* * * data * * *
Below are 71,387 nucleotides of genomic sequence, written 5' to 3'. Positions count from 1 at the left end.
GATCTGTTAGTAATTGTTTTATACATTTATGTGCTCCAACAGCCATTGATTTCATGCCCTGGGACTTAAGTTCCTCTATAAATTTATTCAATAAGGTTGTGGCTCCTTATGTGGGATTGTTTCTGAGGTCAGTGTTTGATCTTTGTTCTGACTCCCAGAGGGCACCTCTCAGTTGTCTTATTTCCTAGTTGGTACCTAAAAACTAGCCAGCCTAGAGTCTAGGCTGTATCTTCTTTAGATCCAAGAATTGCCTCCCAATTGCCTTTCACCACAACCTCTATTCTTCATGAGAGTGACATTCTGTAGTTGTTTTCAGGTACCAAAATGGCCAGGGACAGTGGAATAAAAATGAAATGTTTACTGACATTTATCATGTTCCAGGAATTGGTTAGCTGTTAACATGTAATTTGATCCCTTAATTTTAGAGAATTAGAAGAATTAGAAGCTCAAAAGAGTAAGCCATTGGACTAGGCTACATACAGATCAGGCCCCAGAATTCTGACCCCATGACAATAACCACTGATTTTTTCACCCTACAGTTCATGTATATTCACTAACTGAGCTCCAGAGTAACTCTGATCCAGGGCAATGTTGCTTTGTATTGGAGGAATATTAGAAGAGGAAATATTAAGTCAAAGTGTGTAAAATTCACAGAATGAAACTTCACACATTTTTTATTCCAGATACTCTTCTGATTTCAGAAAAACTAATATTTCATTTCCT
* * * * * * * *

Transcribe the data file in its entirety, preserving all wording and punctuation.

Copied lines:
Below are 71,387 nucleotides of genomic sequence, written 5' to 3'. Positions count from 1 at the left end.
GATCTGTTAGTAATTGTTTTATACATTTATGTGCTCCAACAGCCATTGATTTCATGCCCTGGGACTTAAGTTCCTCTATAAATTTATTCAATAAGGTTGTGGCTCCTTATGTGGGATTGTTTCTGAGGTCAGTGTTTGATCTTTGTTCTGACTCCCAGAGGGCACCTCTCAGTTGTCTTATTTCCTAGTTGGTACCTAAAAACTAGCCAGCCTAGAGTCTAGGCTGTATCTTCTTTAGATCCAAGAATTGCCTCCCAATTGCCTTTCACCACAACCTCTATTCTTCATGAGAGTGACATTCTGTAGTTGTTTTCAGGTACCAAAATGGCCAGGGACAGTGGAATAAAAATGAAATGTTTACTGACATTTATCATGTTCCAGGAATTGGTTAGCTGTTAACATGTAATTTGATCCCTTAATTTTAGAGAATTAGAAGAATTAGAAGCTCAAAAGAGTAAGCCATTGGACTAGGCTACATACAGATCAGGCCCCAGAATTCTGACCCCATGACAATAACCACTGATTTTTTCACCCTACAGTTCATGTATATTCACTAACTGAGCTCCAGAGTAACTCTGATCCAGGGCAATGTTGCTTTGTATTGGAGGAATATTAGAAGAGGAAATATTAAGTCAAAGTGTGTAAAATTCACAGAATGAAACTTCACACATTTTTTATTCCAGATACTCTTCTGATTTCAGAAAAACTAATATTTCATTTCCT